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Tackling Tuberculosis in Europe

12.01.2018

Migration increases the risk of tuberculosis outbreaks in populations. The Swiss Tropical and Public Health Institute (Swiss TPH) contributed to the development of a pan-European alert system and the documentation of a cross-border response to an outbreak of multidrug-resistant tuberculosis - one of the most common pathogens in humans.

Swiss TPH TB researchers in Bagamayo, Tanzania. Multi-drug resistance makes it necessary for people carrying these bacteria to be isolated and undergo treatment with multiple drugs at a hospital for up to two years.

Tuberculosis (TB), an infectious disease with a high global morbidity and mortality, is one of the top ten causes of death worldwide, killing an estimated 1.7 million people annually.

Pan-European Alert System

Global migration increases the risk of TB outbreaks in populations, also in Europe. Swiss TPH contributed to a recent analysis of the development of a pan-European alert system and the detailed documentation of a cross-border response to an outbreak of multidrug-resistant Mycobacterium tuberculosis – one of the most common pathogens in humans.

The molecular epidemiological study, a wide transnational European investigation led by the University of Zurich and the Swiss National Mycobacterial Reference Laboratory, was published in The Lancet Infectious Diseases. It compiled epidemiological data from host countries of the European Centre for Disease Prevention and Control (ECDC) and interviewed a group of patients with multidrug-resistant TB who had arrived in Europe from the Horn of Africa and Sudan. Eight cases were recorded in Switzerland.

Swiss TPH’s Contribution to Global Health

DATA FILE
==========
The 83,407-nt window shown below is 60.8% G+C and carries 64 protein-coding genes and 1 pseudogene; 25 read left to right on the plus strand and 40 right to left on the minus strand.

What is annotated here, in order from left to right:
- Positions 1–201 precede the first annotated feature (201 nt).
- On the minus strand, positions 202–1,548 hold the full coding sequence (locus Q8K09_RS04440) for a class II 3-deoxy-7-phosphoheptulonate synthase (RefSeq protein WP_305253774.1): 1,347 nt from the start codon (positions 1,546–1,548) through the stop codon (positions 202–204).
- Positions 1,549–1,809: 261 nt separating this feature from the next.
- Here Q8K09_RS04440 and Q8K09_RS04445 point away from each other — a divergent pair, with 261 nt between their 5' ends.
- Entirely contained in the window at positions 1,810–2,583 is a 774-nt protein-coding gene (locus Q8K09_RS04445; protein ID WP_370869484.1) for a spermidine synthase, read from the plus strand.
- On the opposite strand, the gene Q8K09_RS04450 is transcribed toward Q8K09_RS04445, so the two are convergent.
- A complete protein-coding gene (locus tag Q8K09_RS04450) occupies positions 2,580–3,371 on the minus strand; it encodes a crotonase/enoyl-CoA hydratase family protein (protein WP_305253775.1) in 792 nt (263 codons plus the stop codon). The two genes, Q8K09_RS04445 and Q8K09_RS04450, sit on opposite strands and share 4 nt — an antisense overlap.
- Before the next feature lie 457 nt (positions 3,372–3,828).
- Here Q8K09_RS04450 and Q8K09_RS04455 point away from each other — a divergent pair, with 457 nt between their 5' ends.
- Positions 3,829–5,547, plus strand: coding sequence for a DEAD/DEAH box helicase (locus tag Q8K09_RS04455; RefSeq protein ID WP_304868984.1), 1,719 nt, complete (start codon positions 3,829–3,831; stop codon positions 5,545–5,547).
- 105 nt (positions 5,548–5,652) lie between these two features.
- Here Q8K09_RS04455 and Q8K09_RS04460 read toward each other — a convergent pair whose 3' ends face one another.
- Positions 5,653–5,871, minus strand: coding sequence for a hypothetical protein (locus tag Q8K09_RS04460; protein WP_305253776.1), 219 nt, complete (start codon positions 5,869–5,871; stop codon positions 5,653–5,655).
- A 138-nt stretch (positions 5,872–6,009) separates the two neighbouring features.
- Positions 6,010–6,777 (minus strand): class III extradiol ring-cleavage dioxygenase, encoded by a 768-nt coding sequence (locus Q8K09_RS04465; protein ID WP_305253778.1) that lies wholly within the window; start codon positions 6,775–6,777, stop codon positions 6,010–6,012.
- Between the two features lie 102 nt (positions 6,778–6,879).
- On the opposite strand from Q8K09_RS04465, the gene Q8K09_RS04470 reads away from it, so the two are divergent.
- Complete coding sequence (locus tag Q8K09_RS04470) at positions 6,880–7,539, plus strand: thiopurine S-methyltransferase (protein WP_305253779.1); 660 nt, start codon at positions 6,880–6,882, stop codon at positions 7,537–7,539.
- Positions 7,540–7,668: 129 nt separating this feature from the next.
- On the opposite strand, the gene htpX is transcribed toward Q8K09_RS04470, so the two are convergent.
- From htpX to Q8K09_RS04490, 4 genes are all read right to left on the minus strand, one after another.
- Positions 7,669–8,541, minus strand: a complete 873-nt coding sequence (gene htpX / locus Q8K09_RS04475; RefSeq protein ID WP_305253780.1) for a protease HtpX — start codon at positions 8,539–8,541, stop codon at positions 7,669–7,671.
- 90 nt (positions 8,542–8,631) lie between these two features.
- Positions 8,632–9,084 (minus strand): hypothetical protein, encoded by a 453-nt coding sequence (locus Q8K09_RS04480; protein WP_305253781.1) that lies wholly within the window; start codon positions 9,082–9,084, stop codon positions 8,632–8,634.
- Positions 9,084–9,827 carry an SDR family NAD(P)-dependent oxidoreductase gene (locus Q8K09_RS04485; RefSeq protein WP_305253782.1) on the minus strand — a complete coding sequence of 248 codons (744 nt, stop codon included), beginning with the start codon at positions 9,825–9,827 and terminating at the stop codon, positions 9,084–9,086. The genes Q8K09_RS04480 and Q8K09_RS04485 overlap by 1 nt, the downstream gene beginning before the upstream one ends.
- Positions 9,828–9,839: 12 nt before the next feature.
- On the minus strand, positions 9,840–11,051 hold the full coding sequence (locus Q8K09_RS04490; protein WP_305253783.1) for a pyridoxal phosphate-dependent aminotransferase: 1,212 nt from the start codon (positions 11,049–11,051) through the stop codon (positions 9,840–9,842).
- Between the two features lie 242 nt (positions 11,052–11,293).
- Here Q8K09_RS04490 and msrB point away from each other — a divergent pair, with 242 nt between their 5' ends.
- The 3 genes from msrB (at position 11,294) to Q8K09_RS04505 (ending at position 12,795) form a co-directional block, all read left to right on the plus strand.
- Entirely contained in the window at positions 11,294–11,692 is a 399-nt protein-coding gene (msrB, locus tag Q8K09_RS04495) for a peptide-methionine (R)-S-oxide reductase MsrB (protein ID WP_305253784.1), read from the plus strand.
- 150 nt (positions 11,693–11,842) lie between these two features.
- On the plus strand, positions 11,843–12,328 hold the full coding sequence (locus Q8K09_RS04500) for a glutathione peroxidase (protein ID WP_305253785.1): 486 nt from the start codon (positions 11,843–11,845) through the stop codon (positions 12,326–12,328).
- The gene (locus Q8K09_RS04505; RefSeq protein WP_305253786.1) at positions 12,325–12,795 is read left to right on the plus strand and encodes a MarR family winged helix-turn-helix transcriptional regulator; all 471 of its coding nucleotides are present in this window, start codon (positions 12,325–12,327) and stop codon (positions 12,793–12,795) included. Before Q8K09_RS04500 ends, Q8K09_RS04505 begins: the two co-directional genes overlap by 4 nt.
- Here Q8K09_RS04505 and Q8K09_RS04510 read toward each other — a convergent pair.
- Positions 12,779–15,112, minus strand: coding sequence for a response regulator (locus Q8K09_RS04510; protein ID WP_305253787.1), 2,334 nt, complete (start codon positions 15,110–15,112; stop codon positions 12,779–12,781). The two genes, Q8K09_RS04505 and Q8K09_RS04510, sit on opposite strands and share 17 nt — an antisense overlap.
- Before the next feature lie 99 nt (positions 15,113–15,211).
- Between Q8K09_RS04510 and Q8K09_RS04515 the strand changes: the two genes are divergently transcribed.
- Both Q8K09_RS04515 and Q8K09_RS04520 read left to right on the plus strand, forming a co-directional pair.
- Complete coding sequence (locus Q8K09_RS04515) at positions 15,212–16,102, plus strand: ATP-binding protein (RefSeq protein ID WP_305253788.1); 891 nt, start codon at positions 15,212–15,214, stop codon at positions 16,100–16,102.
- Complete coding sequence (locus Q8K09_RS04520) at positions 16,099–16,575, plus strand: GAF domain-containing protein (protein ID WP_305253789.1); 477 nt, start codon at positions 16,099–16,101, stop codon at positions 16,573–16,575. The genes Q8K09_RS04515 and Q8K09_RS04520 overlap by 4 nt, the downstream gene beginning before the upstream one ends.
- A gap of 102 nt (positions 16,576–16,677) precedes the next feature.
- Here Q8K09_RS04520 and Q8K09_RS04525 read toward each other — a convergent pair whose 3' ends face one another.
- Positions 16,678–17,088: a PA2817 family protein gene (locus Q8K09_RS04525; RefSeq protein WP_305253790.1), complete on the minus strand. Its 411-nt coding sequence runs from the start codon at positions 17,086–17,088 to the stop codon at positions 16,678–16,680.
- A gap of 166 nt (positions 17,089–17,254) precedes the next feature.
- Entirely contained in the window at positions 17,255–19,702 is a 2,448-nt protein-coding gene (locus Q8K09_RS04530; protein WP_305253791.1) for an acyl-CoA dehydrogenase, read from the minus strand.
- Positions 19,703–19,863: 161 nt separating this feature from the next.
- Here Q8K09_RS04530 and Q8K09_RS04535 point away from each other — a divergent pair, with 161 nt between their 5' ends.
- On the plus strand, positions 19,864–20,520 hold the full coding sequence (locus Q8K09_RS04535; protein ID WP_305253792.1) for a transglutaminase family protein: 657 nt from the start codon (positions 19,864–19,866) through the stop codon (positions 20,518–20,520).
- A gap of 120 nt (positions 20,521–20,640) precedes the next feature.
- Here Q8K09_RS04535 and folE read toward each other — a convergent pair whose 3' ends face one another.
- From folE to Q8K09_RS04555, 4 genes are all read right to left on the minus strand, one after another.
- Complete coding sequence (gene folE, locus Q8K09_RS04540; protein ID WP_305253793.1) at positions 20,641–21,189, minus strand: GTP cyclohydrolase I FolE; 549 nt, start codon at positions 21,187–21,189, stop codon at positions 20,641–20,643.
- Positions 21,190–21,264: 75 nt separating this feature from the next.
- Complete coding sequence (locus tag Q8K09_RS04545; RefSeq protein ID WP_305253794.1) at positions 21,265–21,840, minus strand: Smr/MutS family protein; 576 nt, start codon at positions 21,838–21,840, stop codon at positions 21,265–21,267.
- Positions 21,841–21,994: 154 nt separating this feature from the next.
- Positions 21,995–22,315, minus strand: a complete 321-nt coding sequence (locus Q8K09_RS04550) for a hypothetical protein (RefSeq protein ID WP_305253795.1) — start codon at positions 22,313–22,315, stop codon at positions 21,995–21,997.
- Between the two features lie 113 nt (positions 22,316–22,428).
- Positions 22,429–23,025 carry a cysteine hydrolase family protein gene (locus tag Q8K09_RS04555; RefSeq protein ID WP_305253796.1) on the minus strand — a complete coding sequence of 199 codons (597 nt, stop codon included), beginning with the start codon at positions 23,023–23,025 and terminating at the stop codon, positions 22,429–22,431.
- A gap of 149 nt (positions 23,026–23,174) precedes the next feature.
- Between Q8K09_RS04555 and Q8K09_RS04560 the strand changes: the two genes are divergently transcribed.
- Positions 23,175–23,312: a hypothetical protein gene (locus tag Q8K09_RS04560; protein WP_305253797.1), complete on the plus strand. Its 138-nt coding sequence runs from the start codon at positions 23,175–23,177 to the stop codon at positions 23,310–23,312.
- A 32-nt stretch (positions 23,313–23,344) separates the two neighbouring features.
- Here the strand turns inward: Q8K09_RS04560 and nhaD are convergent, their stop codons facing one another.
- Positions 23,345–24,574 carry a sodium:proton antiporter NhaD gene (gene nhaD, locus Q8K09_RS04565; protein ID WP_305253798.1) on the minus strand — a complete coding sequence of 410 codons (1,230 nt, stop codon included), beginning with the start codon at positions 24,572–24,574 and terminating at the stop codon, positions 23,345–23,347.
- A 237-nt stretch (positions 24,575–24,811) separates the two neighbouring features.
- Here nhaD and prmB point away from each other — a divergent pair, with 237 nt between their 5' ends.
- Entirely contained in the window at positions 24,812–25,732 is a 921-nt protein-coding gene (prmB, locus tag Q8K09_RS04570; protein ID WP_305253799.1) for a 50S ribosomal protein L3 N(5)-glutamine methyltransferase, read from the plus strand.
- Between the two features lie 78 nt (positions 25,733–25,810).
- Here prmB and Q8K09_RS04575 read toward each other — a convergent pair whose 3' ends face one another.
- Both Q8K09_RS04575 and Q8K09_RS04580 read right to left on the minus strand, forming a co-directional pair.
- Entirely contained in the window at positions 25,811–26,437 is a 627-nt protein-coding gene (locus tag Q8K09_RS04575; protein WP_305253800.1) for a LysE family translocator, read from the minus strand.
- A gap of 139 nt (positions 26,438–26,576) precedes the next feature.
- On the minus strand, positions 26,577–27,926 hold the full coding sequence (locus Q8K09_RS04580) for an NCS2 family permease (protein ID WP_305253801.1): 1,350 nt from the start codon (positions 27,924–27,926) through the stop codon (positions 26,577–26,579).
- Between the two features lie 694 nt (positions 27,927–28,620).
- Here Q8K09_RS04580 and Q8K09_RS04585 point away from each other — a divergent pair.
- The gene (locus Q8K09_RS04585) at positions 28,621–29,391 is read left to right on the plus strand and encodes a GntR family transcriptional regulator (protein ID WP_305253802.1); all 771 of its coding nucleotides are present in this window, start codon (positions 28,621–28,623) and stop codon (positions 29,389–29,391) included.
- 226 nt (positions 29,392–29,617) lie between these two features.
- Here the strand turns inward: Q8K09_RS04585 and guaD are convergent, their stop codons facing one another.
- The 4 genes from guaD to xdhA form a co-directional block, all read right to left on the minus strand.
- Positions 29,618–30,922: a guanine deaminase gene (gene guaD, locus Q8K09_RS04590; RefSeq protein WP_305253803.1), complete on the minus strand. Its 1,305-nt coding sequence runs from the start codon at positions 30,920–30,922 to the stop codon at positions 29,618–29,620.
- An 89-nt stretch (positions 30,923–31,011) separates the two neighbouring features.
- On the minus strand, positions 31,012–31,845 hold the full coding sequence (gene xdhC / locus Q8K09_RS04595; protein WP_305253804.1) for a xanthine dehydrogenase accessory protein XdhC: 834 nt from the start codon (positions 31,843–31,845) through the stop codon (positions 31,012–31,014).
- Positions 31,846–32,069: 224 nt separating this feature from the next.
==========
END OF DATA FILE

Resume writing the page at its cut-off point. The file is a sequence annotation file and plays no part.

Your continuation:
Swiss TPH pursued the epidemiological investigation for the Competence Centre for Epidemiological Outbreak mandated by the Swiss Federal Office of Public Health (FOPH). Swiss TPH helped characterize the TB bacteria responsible for the outbreak and developed the questionnaire that was used across the European countries concerned, and interviewed seven patients in Switzerland. Swiss TPH also interviewed cantonal representatives of the Lung League as well as physicians treating the TB patients.

“The combination of near real-time epidemiological and molecular data by the highly advanced laboratory technology called ‘whole genome sequencing’ allowed us to establish where and when the patients were infected with TB”, said Astrid Knoblauch from Swiss TPH, epidemiologist and first author of the study. “Through close collaboration with our European partners, this investigation made an important contribution in resolving and preventing a potential multi-drug resistant TB outbreak in Europe, including Switzerland.”

Swiss TPH and its Work on TB

“One third of all deaths caused by antibiotic resistance can be attributed to TB,” said Sébastien Gagneux, Head of Medical Parasitology and Infection Biology at Swiss TPH. Swiss TPH is a world-leading institute with a broad research portfolio pertaining to TB and antimicrobial resistance (AMR). “There is a general lack of awareness of the connection between TB and AMR,” said Gagneux.

With its holistic approach to improve the health of population nationally and internationally, the contribution of Swiss TPH to tackling, analyzing, monitoring and preventing TB is considerable. Together, the five departments at Swiss TPH are dedicated to foster excellence in research, services, education and training to counter this migrating infectious disease.